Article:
PubDate: Mon, 03 Dec 2018 06:29:14 +000
  • Ageing, Disability, and Spinal Cord Injury: Some Issues of Analysis

    • Abstract: Spinal cord injury is a disabling disorder, worldwide spread, with important consequences on functioning and health conditions and impacts on physical, psychological, and social well-being. The consequences are related to the lesion itself and to other complications related to the lesion. In the last decades, there have been an increasing of the mean ages of onset and also an increase in life expectancy after the lesion. So, differently from the past, people with spinal cord injury can age after the lesion. Taking into account the need to share data and information about specific disabling conditions and their relationship with ageing, this paper aims to discuss some issues from recent literature on the relationship between aging and disability in the spinal cord injury, according to a narrative review approach. A narrative review of the literature on ageing and spinal cord injury was undertaken. Search was based on the following electronic databases: PubMed/Medline and Ovid/PsychINFO. A combination of the following keywords was used: (1) “ageing” or “aging” and (2) “spinal cord injury” or “spinal cord lesion” and (3) disability. Data on consequences of the lesion in the life of aging people, secondary health conditions, life expectancy, participation, and quality of life are discussed. Then, a brief discussion of clinical issues and the role of interventions aimed to promote wellbeing, health, quality of life, and participation of people with spinal cord injury is proposed.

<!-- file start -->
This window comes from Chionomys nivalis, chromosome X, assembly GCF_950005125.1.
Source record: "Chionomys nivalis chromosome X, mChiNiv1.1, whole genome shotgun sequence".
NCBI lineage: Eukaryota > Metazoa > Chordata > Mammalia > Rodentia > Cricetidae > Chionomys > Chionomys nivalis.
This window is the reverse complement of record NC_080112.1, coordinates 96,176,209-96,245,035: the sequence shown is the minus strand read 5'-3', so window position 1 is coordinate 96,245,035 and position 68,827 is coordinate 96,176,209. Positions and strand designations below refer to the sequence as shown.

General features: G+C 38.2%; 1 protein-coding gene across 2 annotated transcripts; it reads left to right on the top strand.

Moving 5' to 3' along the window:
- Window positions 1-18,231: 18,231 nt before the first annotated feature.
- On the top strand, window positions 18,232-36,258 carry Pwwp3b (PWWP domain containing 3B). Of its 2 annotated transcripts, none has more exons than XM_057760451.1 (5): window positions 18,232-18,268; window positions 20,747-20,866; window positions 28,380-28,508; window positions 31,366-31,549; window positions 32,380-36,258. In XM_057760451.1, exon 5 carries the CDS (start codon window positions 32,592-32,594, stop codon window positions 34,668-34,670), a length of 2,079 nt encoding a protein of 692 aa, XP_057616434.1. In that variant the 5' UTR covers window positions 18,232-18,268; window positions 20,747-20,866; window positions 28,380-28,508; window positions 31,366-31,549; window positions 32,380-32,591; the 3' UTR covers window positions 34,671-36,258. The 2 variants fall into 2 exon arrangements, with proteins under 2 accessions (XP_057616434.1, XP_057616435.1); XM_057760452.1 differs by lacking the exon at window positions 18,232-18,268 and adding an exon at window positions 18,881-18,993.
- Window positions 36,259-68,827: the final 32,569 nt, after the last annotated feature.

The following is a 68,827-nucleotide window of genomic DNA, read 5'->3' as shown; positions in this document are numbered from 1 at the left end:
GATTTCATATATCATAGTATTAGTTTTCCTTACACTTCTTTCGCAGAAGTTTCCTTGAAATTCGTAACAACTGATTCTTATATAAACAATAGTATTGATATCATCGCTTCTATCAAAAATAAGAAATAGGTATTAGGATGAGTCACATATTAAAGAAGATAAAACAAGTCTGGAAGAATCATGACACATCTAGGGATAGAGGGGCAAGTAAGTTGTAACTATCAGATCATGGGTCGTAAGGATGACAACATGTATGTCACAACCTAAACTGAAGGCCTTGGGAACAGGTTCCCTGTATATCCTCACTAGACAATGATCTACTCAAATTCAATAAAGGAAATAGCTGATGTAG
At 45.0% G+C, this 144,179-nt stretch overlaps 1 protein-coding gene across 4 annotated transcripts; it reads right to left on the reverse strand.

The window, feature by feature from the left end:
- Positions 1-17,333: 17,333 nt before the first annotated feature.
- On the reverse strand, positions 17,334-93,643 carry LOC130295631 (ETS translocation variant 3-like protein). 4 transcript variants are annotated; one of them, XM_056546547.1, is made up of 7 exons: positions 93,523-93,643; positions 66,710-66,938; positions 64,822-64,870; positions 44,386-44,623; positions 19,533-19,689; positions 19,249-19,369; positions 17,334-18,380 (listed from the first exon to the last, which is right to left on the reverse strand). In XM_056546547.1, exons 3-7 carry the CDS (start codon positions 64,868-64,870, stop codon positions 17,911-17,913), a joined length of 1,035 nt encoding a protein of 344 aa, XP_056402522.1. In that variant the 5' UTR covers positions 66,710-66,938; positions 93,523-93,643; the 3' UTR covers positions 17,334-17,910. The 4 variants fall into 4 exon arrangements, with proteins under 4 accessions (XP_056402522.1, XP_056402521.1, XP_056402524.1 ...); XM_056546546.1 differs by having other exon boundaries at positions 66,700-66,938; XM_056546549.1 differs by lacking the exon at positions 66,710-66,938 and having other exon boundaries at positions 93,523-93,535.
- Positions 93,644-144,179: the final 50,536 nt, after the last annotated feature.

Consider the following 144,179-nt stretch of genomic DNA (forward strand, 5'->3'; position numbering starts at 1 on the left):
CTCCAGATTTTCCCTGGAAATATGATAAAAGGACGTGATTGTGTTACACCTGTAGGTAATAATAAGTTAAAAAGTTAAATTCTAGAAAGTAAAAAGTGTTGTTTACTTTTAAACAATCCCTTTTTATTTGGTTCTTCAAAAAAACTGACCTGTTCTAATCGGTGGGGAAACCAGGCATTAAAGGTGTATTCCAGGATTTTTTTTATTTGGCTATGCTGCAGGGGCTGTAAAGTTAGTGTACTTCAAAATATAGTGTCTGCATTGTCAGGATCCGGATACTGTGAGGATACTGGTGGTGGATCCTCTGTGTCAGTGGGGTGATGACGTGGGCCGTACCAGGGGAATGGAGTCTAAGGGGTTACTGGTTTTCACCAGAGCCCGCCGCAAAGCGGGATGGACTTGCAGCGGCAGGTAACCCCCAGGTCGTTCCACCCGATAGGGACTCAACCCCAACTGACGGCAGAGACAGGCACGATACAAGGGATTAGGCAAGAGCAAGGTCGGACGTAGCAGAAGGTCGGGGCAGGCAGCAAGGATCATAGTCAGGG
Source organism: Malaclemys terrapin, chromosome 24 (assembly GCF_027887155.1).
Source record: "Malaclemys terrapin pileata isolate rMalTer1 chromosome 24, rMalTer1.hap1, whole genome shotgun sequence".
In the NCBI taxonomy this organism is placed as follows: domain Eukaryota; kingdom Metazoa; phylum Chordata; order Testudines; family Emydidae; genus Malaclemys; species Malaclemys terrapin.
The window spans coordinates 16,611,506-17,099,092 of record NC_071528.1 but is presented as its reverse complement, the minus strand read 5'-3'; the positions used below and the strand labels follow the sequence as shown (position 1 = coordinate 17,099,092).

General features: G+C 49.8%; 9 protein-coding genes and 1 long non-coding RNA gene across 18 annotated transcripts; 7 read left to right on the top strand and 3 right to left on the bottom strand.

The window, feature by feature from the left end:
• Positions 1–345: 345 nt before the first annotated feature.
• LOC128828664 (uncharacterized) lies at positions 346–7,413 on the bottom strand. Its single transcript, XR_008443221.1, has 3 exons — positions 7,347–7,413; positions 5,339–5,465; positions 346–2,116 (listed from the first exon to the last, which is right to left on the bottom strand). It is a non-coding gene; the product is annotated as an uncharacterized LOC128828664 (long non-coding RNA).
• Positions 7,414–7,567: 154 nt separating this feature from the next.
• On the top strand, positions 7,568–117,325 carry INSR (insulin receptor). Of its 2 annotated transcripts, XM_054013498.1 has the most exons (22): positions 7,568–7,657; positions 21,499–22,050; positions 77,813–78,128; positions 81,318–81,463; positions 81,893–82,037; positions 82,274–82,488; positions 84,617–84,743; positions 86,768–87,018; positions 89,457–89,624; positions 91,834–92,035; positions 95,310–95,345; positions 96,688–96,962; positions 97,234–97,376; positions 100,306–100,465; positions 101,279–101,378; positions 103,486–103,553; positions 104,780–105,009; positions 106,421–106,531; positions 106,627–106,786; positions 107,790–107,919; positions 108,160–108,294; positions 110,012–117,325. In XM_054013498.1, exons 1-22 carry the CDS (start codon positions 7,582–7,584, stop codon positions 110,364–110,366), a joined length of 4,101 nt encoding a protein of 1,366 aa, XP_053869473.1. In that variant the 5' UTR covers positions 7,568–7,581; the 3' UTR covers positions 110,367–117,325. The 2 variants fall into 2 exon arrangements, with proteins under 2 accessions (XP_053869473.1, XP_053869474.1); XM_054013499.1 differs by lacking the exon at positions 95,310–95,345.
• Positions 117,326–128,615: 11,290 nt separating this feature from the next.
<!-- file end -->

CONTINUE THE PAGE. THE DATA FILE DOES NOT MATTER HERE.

PubDate: Mon, 19 Nov 2018 06:57:57 +000
  • Using Accelerometers to Measure Physical Activity in Older Patients
           Admitted to Hospital

    • Abstract: Background. Low levels of physical activity in older patients during hospitalization have been linked to loss of functional ability. Practical methods of measuring physical activity are needed to better understand this association and to measure the efficacy of interventions. The aims of this study were to evaluate the feasibility of using accelerometers to discriminate between lying, sitting, standing, and standing and moving and to determine the acceptability of the method from the patients’ perspective. Methods. A convenience sample of 24 inpatients was recruited. Participants wore accelerometers on their thigh and on their lower leg (just above the ankle) for 48 hours during their hospitalization. Postural changes and movement during the 48 hours were differentiated using derived pitch angles of the lower leg and thigh, and nongravity vector magnitude of the lower leg, respectively. Results. On average, patients were lying for 61.2% of the recording time, sitting for 35.6%, standing but not moving 2.1%, and standing and moving 1.1%. All participants found the accelerometers acceptable to wear. Conclusions. The methodology described in this study can be used to differentiate between lying, sitting, standing, and moving and is acceptable from a hospitalized older person’s perspective.
      PubDate: Thu, 18 Oct 2018 00:00:00 +000
  • Telemedicine and Geriatrics in France: Inventory of Experiments

    • Abstract: Telemedicine is now in vogue, being deployed through computer and communication tools in various health fields, such as diabetology, nephrology, dermatology, neurology, and cardiology. With population ageing, geriatrics is coming into sharp focus. Telemedicine practices differ for home-based or institutionalized patients in long-term care homes. We take a look at telemedicine projects in France concerning the elderly.
      PubDate: Mon, 17 Sep 2018 08:35:35 +000
  • Physical Activity Scale for the Elderly: Translation, Cultural Adaptation,
           and Validation of the Italian Version